“And therefore you cannot but reflect on your position as landowner, manufacturer, judge, emperor, president, minister, priest, and soldier, which is bound up with violence, deception, and murder, and recognize its unlawfulness. I do not say that if you are a landowner you are bound to give up your lands immediately to the poor; if a capitalist or manufacturer, your money to your workpeople; or that if you are Tzar, minister, official, judge, or general, you are bound to renounce immediately the advantages of your position; or if a soldier, on whom all the system of violence is based, to refuse immediately to obey in spite of all the dangers of insubordination. If you do so, you will be doing the best thing possible. But it may happen, and it is most likely, that you will not have the strength to do so. You have relations, a family, subordinates and superiors; you are under an influence so powerful that you cannot shake it off; but you can always recognize the truth and refuse to tell a lie about it. You need not declare that you are remaining a landowner, manufacturer, merchant, artist, or writer because it is useful to mankind; that you are governor, prosecutor, or tzar, not because it is agreeable to you, because you are used to it, but for the public good; that you continue to be a soldier, not from fear of punishment, but because you consider the army necessary to society. You can always avoid lying in this way to yourself and to others, and you ought to do so; because the one aim of your life ought to be to purify yourself from falsehood and to confess the truth. And you need only do that and your situation will change directly of itself. There is one thing, and only one thing, in which it is granted to you to be free in life, all else being beyond your power: that is to recognize and profess the truth.” (pp. 263-264, emphasis added.)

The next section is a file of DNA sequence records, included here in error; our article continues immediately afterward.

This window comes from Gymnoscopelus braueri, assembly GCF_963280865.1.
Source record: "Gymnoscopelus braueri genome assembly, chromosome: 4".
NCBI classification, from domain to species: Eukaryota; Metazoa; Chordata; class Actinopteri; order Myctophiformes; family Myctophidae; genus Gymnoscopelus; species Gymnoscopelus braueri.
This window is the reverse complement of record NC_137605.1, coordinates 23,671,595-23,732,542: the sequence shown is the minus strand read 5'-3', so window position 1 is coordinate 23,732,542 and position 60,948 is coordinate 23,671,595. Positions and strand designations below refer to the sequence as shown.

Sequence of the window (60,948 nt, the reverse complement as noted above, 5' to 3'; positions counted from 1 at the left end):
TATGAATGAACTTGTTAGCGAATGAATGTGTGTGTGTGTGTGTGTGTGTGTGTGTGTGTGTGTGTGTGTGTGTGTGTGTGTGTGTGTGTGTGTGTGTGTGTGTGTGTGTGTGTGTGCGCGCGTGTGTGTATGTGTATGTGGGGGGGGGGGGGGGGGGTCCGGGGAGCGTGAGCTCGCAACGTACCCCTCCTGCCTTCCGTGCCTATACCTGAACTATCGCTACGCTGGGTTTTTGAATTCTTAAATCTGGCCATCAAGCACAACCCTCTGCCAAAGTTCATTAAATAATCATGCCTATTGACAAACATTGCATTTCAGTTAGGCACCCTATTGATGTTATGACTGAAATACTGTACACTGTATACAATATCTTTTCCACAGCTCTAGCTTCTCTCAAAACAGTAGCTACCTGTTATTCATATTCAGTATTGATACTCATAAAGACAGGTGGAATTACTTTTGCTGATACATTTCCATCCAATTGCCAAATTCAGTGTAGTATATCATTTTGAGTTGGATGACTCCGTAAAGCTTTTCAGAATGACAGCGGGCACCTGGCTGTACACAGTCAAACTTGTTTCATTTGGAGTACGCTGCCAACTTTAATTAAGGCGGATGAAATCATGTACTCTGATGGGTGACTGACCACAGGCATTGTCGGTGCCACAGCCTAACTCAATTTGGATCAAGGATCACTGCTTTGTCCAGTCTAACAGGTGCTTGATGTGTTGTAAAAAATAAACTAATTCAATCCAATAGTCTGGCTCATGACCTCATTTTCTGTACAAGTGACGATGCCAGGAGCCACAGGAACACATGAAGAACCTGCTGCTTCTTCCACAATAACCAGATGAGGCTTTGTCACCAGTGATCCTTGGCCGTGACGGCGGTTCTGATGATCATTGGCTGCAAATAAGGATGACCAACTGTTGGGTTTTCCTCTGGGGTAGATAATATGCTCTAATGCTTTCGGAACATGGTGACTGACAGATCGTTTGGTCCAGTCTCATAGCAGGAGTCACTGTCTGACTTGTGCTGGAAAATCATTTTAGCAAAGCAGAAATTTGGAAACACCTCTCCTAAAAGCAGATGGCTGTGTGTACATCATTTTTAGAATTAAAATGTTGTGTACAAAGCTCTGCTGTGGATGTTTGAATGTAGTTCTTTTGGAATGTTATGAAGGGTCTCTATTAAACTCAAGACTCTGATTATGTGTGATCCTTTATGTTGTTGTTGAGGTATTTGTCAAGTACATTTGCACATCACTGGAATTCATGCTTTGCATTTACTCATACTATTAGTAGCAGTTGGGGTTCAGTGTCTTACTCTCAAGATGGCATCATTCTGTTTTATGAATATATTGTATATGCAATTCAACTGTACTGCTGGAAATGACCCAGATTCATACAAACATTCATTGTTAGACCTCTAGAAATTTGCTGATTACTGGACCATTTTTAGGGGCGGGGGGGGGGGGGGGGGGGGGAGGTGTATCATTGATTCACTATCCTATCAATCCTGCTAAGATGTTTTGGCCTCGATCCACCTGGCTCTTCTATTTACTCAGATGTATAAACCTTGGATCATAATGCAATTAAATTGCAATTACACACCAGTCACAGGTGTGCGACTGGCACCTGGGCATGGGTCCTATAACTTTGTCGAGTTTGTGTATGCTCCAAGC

I have found this to be true in my own life: Just keep “telling the truth”; “you need only do that and your situation will change directly of itself.” Maybe this is why Jesus was unlike foxes and birds himself. He chose to speak the truth in a society that exploited the many for the elite and marginalized an other-ed few. Jesus chose not to be silent, even knowing it could cost him his life; he saw what Desmond Tutu and others said much later on about silence and neutrality: “If you are neutral in situations of injustice, you have chosen the side of the oppressor. If an elephant has its foot on the tail of a mouse and you say that you are neutral, the mouse will not appreciate your neutrality” (in Unexpected News: Reading the Bible with Third World Eyes (1984) by Robert McAfee Brown, p. 19)